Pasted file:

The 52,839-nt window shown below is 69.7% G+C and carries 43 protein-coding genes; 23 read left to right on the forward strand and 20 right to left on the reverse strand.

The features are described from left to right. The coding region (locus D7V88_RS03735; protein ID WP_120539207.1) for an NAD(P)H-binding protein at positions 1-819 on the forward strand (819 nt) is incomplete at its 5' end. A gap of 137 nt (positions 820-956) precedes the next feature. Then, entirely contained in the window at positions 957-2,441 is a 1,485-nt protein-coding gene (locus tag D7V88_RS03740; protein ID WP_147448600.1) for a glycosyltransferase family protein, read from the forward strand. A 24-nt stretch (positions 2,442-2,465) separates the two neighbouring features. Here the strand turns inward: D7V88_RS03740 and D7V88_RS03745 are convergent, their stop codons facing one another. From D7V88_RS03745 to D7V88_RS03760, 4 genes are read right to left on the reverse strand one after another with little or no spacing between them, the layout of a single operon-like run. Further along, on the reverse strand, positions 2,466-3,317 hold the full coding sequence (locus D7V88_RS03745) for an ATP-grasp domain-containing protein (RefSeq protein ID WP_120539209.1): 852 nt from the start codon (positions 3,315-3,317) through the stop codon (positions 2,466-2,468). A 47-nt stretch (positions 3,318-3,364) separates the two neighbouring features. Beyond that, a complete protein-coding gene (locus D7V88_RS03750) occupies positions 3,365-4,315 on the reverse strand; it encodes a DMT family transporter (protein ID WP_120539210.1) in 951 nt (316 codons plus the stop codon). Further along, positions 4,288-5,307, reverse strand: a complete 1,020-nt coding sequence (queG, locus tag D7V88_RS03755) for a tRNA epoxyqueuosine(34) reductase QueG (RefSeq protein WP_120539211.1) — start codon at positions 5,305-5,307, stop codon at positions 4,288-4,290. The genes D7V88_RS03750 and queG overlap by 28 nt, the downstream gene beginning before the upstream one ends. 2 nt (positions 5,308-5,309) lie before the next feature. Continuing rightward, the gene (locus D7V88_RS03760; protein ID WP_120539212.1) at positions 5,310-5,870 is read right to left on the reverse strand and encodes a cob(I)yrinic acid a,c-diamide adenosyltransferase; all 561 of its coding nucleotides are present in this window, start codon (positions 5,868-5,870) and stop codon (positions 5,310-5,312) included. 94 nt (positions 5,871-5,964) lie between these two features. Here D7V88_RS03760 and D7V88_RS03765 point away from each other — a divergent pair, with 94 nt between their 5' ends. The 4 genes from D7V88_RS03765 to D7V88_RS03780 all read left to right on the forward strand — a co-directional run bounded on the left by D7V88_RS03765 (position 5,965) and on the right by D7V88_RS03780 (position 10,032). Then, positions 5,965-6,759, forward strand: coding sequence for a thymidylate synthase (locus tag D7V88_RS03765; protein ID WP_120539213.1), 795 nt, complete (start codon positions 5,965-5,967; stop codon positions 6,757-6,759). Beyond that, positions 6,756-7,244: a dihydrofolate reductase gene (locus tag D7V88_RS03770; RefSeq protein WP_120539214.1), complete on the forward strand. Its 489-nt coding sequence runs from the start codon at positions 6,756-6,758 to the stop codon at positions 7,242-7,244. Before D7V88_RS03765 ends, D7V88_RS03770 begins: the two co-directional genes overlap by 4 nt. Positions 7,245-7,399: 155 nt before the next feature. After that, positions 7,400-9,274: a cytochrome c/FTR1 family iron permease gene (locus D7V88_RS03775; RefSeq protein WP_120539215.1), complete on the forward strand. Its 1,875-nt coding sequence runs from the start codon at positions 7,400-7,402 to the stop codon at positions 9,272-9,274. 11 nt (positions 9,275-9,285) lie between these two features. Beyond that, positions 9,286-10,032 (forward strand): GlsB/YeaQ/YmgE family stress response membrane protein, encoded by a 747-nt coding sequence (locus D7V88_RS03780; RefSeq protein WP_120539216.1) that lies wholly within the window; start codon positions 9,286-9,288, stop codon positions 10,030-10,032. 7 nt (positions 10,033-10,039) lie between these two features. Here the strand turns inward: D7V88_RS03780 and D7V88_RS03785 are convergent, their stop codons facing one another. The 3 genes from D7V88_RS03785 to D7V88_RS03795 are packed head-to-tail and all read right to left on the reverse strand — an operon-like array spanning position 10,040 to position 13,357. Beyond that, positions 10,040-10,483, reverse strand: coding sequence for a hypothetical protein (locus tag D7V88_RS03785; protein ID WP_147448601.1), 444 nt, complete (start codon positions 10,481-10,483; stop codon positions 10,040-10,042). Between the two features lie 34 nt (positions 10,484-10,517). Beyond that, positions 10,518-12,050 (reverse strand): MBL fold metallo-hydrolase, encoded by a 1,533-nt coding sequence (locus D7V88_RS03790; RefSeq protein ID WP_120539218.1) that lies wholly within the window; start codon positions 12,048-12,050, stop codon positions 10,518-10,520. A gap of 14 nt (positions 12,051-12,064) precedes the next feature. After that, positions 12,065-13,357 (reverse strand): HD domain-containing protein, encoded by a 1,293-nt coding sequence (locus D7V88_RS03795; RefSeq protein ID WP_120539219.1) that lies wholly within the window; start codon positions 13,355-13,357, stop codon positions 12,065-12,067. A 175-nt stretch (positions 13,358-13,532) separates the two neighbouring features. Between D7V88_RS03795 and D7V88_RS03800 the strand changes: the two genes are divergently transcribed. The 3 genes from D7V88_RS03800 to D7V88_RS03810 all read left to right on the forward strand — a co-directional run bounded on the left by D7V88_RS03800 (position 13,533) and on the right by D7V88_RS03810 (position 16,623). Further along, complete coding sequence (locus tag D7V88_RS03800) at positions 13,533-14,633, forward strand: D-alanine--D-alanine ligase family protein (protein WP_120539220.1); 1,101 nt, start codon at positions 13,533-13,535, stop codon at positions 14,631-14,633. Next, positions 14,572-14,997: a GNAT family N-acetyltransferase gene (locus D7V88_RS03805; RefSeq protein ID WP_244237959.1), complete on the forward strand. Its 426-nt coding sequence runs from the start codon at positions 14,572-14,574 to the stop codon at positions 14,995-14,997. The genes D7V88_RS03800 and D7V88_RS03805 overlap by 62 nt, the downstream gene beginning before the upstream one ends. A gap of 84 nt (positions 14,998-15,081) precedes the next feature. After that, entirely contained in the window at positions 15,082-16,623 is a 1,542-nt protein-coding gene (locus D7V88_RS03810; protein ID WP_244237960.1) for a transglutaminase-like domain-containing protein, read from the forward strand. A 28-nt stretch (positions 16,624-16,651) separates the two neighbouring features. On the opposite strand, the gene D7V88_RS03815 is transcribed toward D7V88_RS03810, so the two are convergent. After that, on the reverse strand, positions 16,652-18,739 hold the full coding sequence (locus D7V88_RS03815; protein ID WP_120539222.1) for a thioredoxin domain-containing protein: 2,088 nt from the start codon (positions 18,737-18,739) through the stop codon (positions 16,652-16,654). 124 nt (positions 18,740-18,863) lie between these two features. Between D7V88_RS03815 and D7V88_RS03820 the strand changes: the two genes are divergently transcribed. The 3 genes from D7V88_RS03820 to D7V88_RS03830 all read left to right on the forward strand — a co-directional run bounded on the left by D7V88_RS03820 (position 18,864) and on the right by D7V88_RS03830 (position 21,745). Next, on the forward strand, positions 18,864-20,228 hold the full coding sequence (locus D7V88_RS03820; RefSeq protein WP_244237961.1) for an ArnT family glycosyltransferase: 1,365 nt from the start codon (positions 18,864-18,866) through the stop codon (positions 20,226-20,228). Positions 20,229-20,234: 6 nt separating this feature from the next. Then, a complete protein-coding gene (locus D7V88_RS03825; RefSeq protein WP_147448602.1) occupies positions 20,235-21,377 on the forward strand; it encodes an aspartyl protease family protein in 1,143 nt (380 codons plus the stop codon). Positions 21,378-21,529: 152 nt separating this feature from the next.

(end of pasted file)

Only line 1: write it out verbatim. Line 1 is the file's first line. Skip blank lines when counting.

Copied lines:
The 52,839-nt window shown below is 69.7% G+C and carries 43 protein-coding genes; 23 read left to right on the forward strand and 20 right to left on the reverse strand.